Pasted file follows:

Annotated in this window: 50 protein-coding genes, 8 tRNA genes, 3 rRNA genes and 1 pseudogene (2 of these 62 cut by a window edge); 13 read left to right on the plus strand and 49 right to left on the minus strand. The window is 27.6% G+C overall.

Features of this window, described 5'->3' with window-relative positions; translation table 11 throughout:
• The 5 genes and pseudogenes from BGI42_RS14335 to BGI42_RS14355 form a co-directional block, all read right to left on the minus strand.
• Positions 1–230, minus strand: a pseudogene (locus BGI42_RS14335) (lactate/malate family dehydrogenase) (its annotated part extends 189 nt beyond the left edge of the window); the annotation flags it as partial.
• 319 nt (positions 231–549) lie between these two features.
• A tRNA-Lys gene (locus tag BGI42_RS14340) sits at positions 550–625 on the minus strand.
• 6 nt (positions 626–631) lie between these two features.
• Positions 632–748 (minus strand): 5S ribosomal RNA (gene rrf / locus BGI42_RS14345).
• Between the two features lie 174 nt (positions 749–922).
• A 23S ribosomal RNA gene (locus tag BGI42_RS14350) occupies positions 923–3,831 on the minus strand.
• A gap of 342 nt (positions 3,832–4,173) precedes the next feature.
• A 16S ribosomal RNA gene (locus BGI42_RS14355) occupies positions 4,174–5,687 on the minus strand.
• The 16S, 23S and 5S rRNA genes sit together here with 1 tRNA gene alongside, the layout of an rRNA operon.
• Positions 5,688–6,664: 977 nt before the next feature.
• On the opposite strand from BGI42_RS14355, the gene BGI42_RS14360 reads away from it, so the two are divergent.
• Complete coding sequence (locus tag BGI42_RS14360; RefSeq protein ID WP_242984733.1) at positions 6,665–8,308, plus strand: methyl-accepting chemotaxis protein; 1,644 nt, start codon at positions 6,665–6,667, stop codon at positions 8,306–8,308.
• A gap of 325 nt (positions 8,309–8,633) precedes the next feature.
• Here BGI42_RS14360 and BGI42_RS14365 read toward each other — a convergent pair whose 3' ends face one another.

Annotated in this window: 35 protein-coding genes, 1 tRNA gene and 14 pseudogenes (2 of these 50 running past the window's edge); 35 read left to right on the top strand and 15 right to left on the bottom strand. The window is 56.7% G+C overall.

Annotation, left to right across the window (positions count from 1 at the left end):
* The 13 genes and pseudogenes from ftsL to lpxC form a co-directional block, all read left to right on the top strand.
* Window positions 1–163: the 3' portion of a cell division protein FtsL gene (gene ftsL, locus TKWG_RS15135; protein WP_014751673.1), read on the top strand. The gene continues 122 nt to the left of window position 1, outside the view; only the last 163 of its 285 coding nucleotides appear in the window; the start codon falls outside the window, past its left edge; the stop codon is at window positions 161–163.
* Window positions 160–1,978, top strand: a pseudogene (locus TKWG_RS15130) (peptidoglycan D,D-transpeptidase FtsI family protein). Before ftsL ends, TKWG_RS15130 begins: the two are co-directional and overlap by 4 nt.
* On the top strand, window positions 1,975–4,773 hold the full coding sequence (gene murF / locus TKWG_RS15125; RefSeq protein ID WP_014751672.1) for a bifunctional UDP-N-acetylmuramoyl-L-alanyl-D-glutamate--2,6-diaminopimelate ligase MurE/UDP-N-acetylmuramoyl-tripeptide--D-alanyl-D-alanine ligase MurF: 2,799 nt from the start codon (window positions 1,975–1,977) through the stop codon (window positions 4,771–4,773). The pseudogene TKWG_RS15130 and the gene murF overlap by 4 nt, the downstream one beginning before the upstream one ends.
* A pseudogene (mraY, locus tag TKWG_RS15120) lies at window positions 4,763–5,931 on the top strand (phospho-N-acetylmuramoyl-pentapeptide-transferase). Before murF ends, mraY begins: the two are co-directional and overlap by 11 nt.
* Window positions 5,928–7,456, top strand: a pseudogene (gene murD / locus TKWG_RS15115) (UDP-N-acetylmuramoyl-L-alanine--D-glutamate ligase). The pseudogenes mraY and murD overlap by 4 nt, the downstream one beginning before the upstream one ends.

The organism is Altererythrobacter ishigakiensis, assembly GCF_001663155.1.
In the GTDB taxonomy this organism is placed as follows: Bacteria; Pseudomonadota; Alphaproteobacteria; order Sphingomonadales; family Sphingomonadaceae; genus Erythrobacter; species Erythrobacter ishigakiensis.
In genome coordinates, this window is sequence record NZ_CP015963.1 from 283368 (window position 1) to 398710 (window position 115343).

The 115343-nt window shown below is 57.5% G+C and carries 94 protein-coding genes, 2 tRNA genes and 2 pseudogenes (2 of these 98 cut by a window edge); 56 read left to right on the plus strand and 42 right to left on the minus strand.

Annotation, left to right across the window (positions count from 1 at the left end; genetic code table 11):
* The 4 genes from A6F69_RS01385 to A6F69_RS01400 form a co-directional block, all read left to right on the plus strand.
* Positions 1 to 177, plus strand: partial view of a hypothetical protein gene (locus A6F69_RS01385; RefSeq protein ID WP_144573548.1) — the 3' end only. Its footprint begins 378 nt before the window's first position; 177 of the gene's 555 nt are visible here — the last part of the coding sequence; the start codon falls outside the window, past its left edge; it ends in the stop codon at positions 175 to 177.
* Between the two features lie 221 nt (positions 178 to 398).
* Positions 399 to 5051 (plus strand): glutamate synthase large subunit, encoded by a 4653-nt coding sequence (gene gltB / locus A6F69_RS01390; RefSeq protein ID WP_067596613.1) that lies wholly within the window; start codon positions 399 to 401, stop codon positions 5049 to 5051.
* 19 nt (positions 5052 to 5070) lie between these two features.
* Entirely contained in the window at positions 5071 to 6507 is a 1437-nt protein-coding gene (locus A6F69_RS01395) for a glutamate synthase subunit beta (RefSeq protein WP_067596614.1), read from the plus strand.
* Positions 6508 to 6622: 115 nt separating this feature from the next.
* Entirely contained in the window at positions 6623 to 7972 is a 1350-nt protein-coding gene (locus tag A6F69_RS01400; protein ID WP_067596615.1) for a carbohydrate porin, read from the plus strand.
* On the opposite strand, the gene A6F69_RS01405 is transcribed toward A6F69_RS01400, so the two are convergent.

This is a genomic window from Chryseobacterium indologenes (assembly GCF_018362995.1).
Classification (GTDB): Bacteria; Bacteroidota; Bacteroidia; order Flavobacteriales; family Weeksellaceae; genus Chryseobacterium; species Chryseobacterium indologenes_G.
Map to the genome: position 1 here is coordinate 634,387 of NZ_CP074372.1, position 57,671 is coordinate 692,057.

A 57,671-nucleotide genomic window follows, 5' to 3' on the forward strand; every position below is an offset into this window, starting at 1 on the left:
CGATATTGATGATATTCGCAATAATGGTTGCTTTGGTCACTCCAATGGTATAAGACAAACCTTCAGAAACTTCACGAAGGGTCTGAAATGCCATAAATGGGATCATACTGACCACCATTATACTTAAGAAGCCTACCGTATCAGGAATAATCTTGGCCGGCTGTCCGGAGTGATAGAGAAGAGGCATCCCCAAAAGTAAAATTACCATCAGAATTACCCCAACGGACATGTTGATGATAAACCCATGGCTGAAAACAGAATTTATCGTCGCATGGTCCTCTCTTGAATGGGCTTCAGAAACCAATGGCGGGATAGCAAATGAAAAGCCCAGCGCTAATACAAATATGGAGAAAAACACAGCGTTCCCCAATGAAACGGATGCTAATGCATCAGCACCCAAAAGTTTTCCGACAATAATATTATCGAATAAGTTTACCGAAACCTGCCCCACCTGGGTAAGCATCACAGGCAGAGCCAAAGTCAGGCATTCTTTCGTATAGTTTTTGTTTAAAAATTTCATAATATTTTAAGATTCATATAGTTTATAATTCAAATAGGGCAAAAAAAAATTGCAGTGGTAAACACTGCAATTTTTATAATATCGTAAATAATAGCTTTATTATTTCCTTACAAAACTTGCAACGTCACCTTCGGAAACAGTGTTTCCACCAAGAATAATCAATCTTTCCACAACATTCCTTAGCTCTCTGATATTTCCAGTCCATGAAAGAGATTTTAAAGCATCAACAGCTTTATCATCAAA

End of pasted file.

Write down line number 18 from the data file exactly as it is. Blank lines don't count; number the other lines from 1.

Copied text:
• Here BGI42_RS14360 and BGI42_RS14365 read toward each other — a convergent pair whose 3' ends face one another.